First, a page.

So, both furan and kanamycin are available but cannot be dispensed without a prescription so that option is out.

I tried starting a slat bath. But now i have a bigger problem, the galaxies are so damn fast there's no way i can catch them. I tired for 1 hour with 2 nets and no success.

So my only option is to do alternative water changes. Should I dose melafix at half strength? Will it help?.

Thanks.
 

angelcraze

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Mar 21, 2020
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As per my trusty source linked above:
Pimafix can aid as a natural "in-tank" treatment for VERY MILD cases of Flexibacteria in combination with lower temps, salt, improving stressors (including oxidative stress), and baths (I would NOT recommend it for more moderate to serious cases). Do not confuse Melafix with Pimafix, as Melafix is more of an antiseptic with no effect on Columnaris whatsoever!
Pimafix is sometimes effective for a broad range of mild bacterial and fungal infections that typically afflict fish and other aquatic animals (especially gram negative). Fish diseases that may be treated in accordance with this product include bacterial fish diseases, such as fin and tail rot, mouth fungus (often caused by the bacterium Flavobacterium Columnaris); fungal fish diseases (such as those caused by microorganisms of the genera Saprolegnia and Achyle) and the like.
I forgot columnaris bacteria likes high temps, so lowering the temp to the low side of what your fish require is helpful against columnaris.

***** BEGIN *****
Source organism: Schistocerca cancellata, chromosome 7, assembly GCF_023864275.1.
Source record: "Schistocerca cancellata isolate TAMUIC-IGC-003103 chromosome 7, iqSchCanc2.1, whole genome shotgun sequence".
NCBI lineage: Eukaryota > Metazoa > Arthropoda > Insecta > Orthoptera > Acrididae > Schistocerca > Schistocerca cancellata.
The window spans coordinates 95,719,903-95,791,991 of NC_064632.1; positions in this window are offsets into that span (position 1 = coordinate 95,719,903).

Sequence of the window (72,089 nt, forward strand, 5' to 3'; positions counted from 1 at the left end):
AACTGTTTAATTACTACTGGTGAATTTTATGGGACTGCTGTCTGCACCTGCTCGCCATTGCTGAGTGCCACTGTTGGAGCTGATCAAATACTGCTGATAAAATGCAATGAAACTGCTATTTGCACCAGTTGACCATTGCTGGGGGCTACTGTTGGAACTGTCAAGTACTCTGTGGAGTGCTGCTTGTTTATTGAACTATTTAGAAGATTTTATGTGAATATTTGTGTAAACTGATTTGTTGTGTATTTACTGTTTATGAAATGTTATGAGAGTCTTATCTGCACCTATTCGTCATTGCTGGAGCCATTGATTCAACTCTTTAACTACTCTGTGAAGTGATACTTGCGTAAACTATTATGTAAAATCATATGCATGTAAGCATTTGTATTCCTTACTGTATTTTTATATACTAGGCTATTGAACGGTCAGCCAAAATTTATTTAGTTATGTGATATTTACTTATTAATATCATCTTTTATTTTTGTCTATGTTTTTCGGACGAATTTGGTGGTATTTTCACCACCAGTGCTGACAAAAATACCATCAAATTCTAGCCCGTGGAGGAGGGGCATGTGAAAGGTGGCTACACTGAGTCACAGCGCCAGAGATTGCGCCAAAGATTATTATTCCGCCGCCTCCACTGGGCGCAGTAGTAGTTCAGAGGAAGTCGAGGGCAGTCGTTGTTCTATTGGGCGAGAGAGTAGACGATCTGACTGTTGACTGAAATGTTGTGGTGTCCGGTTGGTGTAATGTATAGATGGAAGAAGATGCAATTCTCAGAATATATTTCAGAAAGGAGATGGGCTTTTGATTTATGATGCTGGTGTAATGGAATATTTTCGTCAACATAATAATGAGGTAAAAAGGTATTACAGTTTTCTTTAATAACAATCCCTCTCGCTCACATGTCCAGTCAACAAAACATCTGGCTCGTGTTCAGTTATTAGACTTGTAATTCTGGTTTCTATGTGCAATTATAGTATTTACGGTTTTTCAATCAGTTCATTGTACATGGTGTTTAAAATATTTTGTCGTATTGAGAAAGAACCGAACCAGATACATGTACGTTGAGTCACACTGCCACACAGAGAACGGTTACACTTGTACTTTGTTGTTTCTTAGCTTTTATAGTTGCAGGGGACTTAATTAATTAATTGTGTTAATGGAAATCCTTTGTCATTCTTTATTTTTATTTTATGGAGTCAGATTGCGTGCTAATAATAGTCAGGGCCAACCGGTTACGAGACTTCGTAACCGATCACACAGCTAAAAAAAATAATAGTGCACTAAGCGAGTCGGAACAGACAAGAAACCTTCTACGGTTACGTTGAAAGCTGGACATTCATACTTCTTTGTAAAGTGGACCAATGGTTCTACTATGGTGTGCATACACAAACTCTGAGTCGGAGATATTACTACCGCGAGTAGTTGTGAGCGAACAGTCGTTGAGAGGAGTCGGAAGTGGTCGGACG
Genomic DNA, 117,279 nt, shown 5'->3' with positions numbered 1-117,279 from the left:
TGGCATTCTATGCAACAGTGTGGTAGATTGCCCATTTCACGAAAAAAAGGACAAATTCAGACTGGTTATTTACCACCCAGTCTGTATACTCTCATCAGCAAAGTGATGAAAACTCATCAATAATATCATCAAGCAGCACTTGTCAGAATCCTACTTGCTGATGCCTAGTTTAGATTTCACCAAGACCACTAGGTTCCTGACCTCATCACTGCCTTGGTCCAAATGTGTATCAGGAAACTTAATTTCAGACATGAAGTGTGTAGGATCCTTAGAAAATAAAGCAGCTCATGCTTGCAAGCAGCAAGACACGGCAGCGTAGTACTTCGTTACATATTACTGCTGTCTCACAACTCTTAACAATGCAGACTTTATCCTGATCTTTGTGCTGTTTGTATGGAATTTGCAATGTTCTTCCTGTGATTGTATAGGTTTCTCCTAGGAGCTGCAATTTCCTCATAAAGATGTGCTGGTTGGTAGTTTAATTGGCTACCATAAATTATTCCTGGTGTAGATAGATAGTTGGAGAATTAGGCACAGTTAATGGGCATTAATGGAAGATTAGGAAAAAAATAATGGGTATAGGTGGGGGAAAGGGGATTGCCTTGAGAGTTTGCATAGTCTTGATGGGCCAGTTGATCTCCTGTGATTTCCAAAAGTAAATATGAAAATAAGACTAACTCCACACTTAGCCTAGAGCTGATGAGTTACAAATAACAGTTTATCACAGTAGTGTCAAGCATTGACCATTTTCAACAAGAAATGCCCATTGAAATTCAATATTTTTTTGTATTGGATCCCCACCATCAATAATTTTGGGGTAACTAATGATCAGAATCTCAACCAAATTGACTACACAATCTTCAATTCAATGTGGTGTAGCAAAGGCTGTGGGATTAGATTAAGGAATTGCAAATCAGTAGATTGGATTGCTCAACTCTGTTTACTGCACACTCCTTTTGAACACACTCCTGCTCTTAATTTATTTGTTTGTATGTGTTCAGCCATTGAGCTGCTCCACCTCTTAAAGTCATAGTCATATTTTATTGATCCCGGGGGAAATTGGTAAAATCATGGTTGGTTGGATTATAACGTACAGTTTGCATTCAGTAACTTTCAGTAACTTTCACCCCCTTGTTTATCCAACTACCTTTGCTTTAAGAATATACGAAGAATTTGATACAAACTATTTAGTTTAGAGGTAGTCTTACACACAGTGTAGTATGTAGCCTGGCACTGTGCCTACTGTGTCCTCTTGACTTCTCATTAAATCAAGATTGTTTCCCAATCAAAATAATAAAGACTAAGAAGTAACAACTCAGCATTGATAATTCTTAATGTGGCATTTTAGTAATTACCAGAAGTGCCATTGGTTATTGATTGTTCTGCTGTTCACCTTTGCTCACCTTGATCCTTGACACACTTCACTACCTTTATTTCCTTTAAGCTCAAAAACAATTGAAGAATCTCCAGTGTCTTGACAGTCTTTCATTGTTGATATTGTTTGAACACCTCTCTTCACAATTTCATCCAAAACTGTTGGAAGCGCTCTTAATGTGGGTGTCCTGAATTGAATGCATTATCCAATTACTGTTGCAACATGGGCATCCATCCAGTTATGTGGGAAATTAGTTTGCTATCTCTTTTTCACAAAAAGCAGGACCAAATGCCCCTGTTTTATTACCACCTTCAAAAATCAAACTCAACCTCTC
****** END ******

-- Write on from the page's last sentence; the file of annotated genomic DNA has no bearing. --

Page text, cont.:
FYI the good thing is if it's columnaris, it's a mild case.

You may also be able to use hydrogen peroxide, but i'd have to search for the treatment so let me know if you want it. We do what we can.
So my only option is to do alternative water changes. Should I dose melafix at half strength? Will it help?.
 

Schleo

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Original poster
Feb 22, 2020
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As per my trusty source linked above:

I forgot columnaris bacteria likes high temps, so lowering the temp to the low side of what your fish require is helpful against columnaris.

FYI the good thing is if it's columnaris, it's a mild case.

You may also be able to use hydrogen peroxide, but i'd have to search for the treatment so let me know if you want it. We do what we can.
Sorry for the late reply, it's been a whirlwind of a week at work.

So I've been doing alt day water changes (not much improvement yet).Will keep doing it in addtion to pimafix being added to the water. Should i also consider milafix?

Thanks.